Discovering the Artistry of Indigenous Photographer Renato Soares

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‘Anthropology of Beauty’, this recognition stems from Renato Soares’ unwavering commitment to unveiling the beauty and wisdom inherent in indigenous customs. Soares achieves this through the trust and passion cultivated during his extensive research spanning over 30 years, encompassing more than 90 ethnicities across Brazil. The photographer’s lens transcends, inviting us into the lives of indigenous people seamlessly integrated with nature, depicting the sublime ways of parents teaching their children to read the stars. It also sheds light on their resilience against the brutality of colonization, a legacy that unfortunately endures 500 years after the arrival of the Portuguese and Spanish in the Americas.

A protégé of Orlando Villas Bôas, the documentarian staunchly advocates for the demarcation of indigenous territories enshrined in the 1988 Constitution. Simultaneously, he tirelessly works towards preserving indigenous culture as a Brazilian historical heritage. Since 1991, Soares has undertaken the ambitious project ‘Ameríndios do Brasil,’ with the mission to document all indigenous populations in the country—more than 305 ethnicities and 274 languages—spanning from the northernmost point in Oiapoque to the southernmost point in Chuí.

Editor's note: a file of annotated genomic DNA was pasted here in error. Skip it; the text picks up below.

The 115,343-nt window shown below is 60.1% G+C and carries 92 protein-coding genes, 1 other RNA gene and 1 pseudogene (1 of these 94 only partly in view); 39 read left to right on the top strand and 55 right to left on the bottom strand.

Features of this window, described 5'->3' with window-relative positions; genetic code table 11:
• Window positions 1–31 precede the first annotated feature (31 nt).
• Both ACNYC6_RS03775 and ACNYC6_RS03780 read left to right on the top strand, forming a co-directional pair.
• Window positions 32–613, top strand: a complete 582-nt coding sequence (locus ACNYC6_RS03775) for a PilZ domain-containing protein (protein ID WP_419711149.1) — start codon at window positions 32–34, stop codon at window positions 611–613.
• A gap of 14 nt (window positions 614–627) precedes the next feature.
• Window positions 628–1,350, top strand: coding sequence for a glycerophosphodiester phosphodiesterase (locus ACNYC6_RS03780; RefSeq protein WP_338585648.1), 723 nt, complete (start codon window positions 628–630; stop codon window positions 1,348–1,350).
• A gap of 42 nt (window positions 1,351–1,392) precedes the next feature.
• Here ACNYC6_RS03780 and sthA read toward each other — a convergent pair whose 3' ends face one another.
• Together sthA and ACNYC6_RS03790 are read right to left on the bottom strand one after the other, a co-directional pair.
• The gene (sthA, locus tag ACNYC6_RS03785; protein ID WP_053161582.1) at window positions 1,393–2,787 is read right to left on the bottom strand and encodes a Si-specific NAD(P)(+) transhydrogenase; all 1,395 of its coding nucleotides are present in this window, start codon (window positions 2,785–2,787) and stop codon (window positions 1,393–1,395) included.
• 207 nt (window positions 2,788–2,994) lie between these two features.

Renato Soares has made significant contributions to esteemed publications like National Geographic and Scientific American. Within Brazil, his work has graced the walls of prestigious venues such as the Museum of Modern Art in São Paulo and the galleries of the Caixa Econômica Federal Cultural Center, featuring itineraries across multiple capitals. Exhibitions have also adorned the Amazon Museum (MUSA). Internationally, his photographic showcases have garnered attention at the Palais de la Découverte in Paris, embarking on tours through Italy and Germany. Noteworthy exhibitions in North America include presentations at the New Gallery in Los Angeles and Canada.

Renato Soares’ extensive contribution to Anthropology, Archaeology, and Museology, coupled with an extensive Image Bank, have yielded a prolific body of academic work, documentaries, and dozens of educational and art books.
Beyond documentation, the project holds a social mission, contributing financially to indigenous villages. Notably, one-third, or 33%, of the proceeds from each photograph’s sale goes back to the tribe’s association.

By Into.Gallery | December 2023

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